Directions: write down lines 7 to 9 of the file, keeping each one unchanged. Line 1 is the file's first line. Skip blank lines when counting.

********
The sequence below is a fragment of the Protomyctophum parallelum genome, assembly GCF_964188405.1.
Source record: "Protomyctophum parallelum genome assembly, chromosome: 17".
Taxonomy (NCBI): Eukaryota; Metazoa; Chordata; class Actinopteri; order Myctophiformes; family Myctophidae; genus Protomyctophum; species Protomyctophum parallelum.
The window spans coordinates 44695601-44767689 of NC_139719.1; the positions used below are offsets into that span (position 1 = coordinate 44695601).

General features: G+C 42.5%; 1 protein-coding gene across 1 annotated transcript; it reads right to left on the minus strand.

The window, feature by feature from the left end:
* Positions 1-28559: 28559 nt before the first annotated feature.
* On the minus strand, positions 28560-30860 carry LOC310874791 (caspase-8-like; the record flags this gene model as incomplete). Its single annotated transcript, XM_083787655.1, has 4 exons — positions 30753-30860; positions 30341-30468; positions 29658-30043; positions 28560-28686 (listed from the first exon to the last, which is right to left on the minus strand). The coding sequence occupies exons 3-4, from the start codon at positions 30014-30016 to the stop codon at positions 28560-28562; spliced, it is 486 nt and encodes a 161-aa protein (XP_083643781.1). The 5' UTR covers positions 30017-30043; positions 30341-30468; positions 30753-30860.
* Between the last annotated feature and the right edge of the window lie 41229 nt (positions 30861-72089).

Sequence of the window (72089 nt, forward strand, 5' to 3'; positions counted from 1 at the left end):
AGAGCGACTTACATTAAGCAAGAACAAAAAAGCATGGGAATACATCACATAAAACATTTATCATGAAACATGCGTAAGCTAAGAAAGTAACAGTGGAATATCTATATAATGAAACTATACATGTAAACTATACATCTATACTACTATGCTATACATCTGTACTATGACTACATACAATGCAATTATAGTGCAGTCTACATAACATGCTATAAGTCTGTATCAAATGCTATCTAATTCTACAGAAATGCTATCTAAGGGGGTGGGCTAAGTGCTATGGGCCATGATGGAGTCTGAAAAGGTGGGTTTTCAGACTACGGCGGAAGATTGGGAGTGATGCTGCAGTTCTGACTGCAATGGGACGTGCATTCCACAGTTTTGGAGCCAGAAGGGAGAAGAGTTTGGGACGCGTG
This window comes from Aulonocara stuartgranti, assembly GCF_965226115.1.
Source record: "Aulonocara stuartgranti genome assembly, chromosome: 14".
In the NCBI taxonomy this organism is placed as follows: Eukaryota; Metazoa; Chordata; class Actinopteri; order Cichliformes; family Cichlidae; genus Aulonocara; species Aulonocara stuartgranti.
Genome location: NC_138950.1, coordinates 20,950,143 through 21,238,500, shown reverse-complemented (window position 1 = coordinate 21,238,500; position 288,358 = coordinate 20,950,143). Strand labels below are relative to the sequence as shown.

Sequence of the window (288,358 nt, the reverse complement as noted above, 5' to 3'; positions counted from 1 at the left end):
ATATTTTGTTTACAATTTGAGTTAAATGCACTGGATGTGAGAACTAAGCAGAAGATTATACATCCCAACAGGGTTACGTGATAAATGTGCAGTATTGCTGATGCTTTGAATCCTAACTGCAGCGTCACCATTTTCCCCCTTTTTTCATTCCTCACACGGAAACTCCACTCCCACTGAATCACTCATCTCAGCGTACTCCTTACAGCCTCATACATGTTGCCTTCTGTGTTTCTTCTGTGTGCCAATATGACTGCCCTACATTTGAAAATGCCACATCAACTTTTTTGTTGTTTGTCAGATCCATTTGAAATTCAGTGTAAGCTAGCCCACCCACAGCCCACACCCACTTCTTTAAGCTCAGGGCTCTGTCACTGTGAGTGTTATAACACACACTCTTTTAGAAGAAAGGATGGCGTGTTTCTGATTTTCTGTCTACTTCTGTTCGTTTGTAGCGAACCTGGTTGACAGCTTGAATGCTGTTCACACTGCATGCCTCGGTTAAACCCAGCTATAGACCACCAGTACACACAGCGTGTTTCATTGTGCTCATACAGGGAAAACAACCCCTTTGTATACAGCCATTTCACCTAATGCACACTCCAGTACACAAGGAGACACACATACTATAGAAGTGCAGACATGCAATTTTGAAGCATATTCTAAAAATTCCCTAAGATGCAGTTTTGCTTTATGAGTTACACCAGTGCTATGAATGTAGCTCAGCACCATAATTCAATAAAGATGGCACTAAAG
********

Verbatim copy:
* Positions 1-28559: 28559 nt before the first annotated feature.
* On the minus strand, positions 28560-30860 carry LOC310874791 (caspase-8-like; the record flags this gene model as incomplete). Its single annotated transcript, XM_083787655.1, has 4 exons — positions 30753-30860; positions 30341-30468; positions 29658-30043; positions 28560-28686 (listed from the first exon to the last, which is right to left on the minus strand). The coding sequence occupies exons 3-4, from the start codon at positions 30014-30016 to the stop codon at positions 28560-28562; spliced, it is 486 nt and encodes a 161-aa protein (XP_083643781.1). The 5' UTR covers positions 30017-30043; positions 30341-30468; positions 30753-30860.
* Between the last annotated feature and the right edge of the window lie 41229 nt (positions 30861-72089).